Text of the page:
10. Congrats on being FP, and for knowing what you want. I’m with geekgirl415 on making sure that the checklist has “needs” (smart and funny) and not “wants” (tall and dark). I think that most men probably do have a checklist of sorts, but perhaps they are too male to realize it.

    Hold out for the good stuff. It is so worth it.

  11. I think the checklist also helps to save his and my time. If I know now (because it’s on my checklist) that my guy needs to be educated or funny, because if he isn’t then in the future I will get bored and irritated with him and end it anyway, then why not just be honest with him and me and admit…you are not the one for me. 🙂

    [Hope that made sense]

    Great blog!! 🙂

  12. Funny, that. The differences between men and women, the way we drive one another nuts yet can’t live without the connection we have. Frankly it seems like some sort of cosmic joke on the human species. Perhaps our planet is one big “Truman Show” for the rest of the universe, and this grand experiment of men and women has lasted, somehow, far longer than anticipated.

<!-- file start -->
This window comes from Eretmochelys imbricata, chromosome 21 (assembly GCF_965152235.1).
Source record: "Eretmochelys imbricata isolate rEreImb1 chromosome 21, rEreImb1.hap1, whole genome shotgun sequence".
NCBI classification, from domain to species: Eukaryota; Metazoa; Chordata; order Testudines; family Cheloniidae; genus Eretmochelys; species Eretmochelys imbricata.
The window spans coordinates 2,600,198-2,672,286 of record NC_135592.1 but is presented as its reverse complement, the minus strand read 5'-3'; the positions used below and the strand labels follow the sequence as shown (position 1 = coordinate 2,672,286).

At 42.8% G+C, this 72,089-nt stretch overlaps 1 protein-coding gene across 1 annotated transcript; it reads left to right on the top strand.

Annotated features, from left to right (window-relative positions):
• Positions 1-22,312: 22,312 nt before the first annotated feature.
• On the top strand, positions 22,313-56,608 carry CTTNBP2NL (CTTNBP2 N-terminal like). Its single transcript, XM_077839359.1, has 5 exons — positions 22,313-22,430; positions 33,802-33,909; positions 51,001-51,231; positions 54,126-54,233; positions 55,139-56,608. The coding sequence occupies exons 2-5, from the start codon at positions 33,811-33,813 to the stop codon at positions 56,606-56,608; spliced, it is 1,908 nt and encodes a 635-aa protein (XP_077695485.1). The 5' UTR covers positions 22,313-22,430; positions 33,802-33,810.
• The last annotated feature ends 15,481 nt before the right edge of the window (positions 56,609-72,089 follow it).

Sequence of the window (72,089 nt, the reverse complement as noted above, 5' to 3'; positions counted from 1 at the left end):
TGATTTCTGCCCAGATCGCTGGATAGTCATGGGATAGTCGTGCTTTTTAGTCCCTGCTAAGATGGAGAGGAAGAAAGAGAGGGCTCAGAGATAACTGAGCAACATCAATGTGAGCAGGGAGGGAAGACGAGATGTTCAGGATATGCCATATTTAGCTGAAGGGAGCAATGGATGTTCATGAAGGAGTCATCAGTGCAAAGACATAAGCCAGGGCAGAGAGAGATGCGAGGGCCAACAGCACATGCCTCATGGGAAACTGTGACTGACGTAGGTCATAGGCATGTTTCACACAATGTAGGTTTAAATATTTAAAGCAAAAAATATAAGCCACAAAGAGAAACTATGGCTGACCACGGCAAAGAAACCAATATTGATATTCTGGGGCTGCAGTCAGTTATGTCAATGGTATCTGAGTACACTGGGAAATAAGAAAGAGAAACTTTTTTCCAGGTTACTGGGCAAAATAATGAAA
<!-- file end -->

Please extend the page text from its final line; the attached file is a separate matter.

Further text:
Lucky us. 🙂

    ~Laura

  13. I read this book called Frearless Loving and it taught me a lot.
    One of the biggest rules was to pick your top 5 traits in a man and find a man with those traits. She had these rules on dating that are really helpful in deciding wether your being “to picky”.

  14. Absolutely awesome post!!!! I applaud you for sticking to your guns on your checklist. I also have one but wish I had developed it prior to my two failed marriages. At the age of 40, I finally know exactly what I am looking for. Best of luck to you!

  15. I like your statement “embrace the checklist”. Of COURSE I had a checklist. And my husband met everything on the checklist. Everything that mattered, anyway… the values and characteristics I was looking for. He also just happened to meet some of the silly things on the checklist that I made when I was 14 years old… he plays the trumpet, he sings bass, he’s more than 2 years older than I, he’s taller than I… but those are just happenstance (he didn’t make the “dark hair, British accent, lean and muscular”). I know he had a checklist, too. He may have never written it down like I did (again, I was 14), but it was there. I’m pretty sure every guy has a checklist, even if they don’t admit it.